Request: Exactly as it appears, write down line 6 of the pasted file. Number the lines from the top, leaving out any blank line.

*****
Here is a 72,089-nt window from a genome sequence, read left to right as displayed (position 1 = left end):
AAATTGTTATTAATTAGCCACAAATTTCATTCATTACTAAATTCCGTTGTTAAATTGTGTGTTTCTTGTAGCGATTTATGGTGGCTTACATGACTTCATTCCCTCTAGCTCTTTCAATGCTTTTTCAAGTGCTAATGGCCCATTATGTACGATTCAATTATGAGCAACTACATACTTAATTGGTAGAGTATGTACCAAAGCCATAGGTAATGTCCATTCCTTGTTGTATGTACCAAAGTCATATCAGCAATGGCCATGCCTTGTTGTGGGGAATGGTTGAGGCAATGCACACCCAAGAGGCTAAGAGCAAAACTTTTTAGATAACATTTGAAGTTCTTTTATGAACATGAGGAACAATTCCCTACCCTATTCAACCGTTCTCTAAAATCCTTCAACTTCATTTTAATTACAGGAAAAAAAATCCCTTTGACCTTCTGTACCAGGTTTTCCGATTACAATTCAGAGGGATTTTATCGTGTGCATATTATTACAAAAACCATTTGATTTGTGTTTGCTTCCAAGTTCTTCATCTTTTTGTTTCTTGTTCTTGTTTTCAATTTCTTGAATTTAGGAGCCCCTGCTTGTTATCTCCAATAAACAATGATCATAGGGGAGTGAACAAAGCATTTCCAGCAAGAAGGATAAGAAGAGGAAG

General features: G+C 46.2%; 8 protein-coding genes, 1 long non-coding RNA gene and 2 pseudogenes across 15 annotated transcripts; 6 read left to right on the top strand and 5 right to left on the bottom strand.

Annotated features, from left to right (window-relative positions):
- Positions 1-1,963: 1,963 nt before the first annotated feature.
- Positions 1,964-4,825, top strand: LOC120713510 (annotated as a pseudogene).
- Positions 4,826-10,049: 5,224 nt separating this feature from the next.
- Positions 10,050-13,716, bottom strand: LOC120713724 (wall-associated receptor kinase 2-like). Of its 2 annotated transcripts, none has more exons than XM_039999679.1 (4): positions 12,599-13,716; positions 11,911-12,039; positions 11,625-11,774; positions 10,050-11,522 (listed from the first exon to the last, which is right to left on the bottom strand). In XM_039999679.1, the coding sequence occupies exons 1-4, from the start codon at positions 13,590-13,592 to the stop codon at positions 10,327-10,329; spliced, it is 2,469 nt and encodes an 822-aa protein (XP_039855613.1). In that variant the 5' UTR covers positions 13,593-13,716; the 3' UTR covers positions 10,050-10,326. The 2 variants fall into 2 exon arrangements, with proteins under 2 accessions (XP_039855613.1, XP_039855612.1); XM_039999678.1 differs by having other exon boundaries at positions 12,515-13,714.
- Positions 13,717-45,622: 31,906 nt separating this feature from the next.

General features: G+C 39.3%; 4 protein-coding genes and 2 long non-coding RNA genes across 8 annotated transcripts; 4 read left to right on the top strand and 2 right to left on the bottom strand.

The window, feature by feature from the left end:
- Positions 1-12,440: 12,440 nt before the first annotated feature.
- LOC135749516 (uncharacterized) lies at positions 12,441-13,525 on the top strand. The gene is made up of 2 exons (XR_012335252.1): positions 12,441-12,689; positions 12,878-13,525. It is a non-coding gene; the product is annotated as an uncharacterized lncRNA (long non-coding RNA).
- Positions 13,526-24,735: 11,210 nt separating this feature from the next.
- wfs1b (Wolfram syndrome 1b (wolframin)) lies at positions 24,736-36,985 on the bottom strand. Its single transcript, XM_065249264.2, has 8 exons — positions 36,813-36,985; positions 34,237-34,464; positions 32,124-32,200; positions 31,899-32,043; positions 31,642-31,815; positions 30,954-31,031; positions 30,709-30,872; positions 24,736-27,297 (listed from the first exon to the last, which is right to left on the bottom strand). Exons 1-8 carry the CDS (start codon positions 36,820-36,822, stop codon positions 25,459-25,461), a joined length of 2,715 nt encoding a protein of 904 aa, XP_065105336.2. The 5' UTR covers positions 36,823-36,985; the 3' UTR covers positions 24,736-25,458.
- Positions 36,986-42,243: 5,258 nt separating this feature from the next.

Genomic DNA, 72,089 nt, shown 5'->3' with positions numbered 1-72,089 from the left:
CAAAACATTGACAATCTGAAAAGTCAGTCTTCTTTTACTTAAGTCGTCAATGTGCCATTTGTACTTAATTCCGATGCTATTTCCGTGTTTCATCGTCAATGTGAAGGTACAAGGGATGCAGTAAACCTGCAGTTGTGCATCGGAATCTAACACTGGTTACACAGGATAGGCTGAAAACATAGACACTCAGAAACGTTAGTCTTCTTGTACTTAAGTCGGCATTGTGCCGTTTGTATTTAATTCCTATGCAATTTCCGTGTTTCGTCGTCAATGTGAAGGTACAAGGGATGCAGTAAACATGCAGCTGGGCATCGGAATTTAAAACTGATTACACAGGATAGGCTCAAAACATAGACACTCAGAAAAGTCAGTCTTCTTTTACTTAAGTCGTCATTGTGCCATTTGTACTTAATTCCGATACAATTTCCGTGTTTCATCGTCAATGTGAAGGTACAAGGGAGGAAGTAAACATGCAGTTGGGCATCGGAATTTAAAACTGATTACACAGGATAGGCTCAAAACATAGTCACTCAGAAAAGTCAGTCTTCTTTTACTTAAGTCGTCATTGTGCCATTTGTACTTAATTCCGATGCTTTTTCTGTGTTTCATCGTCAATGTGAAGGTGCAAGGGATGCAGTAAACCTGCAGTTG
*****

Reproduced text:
- Positions 1,964-4,825, top strand: LOC120713510 (annotated as a pseudogene).